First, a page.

An Automated External Defibrillator, commonly referred to as an AED, is a great tool in saving the life of a person in cardiac arrest. CPR in conjunction with an AED gives a victim the best chance of survival in a cardiac emergency. Every minute that use of an AED is delayed, the victim’s survival rate decreases by 10%. Remember that to truly be prepared for an emergency that you should take a hands on class like a CPR/ AED course from your local American Red Cross.
What Is An AED?
An AED, or Automated External Defibrillator, is a life saving device that consists of a battery unit to provide the ability to shock a victim, a monitoring computer that allows the AED to determine when to shock depending on the victim’s heart impulses or lack there of, and two sticky pads that attach to the victim’s chest to deliver the shock through the heart in an attempt to reset the electrical impulses to normal.
There are many types of AEDs, but they all have the same basic components and serve the same purpose. Getting to know the functions of the specific unit you might possibly use in an emergency is the best way to build confidence.
AEDs can be found in airports, stadiums, public schools, office buildings, and any other place where large numbers of people gather. They are becoming so affordable that small businesses and private residences are even able to purchase an AED.
Prior To Using The AED
Always check for signs of life for an adult including checking for unconsciousness, breathing, and making sure they have a clear airway by giving two rescue breaths. Call 911 to get help on the way. If the airway is clear, but they are unconscious and not breathing, then you would immediately begin CPR until an AED was available. If an AED was immediately available, don’t delay using the AED to give CPR.
A common misconception is that CPR will restart the heart in an adult that is suffering a cardiac emergency. CPR only keeps blood flowing to vital organs and delays brain damage. It will not reset the electrical impulses of the heart. Only an AED or the advanced tools available to paramedics can restart the heart.
Using The AED On An Adult
Turn the AED on first. The AED will guide you to remove the person’s shirt so that you can attach the electrode pads to the chest. One pad goes on the victim’s lower left side and the other on the upper right side of the chest so that the shock will go directly through the heart. After attaching the pads to the chest, plug the pads into the machine if not already connected.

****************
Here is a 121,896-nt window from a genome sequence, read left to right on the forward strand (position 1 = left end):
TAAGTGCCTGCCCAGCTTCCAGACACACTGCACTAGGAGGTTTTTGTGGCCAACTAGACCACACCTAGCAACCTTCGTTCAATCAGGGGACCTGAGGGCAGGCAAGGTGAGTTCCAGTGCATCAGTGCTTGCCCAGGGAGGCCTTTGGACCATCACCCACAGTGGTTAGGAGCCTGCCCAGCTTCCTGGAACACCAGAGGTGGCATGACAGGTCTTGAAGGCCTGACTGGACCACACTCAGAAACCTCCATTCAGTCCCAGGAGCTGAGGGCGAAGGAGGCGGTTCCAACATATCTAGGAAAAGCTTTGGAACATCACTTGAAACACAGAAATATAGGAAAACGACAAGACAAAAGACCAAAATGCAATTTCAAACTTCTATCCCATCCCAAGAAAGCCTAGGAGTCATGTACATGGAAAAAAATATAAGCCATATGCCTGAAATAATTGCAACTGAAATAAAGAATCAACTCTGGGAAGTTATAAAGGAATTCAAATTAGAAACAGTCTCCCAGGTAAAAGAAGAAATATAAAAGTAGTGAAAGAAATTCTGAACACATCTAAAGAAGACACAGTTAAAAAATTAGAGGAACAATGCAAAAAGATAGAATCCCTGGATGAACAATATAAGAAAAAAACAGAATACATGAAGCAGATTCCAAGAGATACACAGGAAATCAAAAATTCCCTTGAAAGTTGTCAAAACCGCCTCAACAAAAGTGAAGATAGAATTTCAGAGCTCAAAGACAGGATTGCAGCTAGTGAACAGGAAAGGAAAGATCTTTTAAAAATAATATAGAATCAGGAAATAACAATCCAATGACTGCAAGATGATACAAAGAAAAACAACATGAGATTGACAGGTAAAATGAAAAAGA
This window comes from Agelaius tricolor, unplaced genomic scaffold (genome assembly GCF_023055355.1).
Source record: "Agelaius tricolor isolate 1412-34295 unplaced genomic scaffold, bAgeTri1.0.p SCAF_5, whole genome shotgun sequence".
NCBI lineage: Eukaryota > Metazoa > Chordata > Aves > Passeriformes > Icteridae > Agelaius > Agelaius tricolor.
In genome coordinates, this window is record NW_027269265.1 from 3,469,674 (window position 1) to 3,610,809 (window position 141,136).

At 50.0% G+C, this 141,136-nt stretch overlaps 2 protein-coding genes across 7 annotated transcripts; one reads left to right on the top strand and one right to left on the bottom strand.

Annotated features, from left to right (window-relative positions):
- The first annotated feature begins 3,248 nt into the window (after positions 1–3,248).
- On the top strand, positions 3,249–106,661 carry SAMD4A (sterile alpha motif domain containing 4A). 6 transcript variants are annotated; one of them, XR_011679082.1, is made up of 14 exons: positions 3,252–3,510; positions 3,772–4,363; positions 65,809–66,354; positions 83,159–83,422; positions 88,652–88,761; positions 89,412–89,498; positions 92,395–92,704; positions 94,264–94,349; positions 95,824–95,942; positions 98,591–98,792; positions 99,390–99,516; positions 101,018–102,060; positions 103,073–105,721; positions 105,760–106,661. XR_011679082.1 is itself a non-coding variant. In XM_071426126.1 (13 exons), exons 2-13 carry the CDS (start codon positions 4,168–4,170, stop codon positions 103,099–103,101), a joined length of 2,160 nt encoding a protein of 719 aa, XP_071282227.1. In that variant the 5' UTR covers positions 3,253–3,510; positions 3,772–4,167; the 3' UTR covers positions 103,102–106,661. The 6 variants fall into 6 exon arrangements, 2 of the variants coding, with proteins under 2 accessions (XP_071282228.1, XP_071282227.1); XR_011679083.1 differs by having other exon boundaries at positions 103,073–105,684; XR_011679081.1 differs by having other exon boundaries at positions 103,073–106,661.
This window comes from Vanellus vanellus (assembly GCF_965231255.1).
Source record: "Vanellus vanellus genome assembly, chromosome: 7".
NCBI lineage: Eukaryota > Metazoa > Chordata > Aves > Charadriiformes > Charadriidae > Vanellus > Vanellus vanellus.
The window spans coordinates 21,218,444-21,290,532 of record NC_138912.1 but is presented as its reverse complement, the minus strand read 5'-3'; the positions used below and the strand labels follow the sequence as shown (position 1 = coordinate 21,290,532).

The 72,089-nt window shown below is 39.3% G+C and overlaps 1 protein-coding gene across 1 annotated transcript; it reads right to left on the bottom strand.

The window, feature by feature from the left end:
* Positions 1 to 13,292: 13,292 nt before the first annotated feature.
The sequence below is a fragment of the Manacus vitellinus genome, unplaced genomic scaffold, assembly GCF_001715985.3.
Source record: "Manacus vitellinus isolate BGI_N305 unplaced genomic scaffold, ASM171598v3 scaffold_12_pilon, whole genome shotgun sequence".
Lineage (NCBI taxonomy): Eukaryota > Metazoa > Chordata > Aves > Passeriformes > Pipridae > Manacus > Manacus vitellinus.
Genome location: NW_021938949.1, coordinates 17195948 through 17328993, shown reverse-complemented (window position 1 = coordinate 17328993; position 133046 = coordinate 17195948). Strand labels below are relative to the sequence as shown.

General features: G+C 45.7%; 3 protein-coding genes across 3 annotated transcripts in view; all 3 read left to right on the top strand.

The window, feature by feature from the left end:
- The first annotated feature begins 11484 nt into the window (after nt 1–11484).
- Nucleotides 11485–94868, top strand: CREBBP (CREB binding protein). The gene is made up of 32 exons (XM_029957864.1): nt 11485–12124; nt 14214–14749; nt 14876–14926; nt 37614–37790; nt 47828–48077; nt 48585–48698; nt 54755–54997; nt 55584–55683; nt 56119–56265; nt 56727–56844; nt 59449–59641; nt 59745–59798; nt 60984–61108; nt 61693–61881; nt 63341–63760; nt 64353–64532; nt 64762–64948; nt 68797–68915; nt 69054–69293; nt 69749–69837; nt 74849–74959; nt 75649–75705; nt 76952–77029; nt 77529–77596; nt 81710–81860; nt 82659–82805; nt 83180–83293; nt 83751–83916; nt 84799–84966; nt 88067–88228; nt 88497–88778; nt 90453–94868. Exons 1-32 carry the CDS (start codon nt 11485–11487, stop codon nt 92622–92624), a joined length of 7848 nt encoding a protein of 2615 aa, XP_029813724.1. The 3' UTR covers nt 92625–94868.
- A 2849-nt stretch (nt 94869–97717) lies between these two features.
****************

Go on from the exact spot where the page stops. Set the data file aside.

The AED is a very user friendly machine and it will determine whether the person needs a shock by reading the electrical impulses during the analyze function every two minutes. In between those two minutes, the rescuer continues CPR until the machine is ready to analyze again. The rescuer should continue the cycle of CPR, analyzing, and possible shock until advanced medical care arrives or an obvious sign of life returns such as movement, breathing, or speck from the victim.
Precautions When Using the AED
An AED is an electrical device. Therefore it’s important to use caution around water. Don’t use an AED if the victim is in a large puddle of water, extremely wet, or in heavy rain.
It is necessary to dry the person’s chest off so that the pads get a good stick. Many AEDs also come with razors so that you can remove excess chest hair.
When drying the chest, don’t use alcohol as this can cause a bad burn when shocking.
Don’t use an AED around anything flammable such as gas pumps or oxygen tanks.
Don’t use an AED in a moving vehicle. The movement can give a false analyze reading when the machine evaluated the victim.
Use only an AED marked adult on an adult and a child’s machine on children. An adult is considered anyone of at least 8 years of age and at least 55 pounds in weight.
Remove any medicine patches from the chest. It could be a nitroglycerin patch, and in the heat of an emergency you don’t have time to identify it. Remove the patch with a gloved hand and place it on the person’s clothing. Make sure to inform the paramedics of the removed patch.
Don’t use a cell phone within 6ft of the AED. It can interfere with the analyze reading.
The most important consideration when using an AED is to not tough the victim when the AED is analyzing or shocking. The rescuer could be injured by the shock or the machine could falsely analyze the rescuer’s heart pulse instead of the victim’s. Make sure that anyone in the vicinity also stands clear during the analyze and shock process.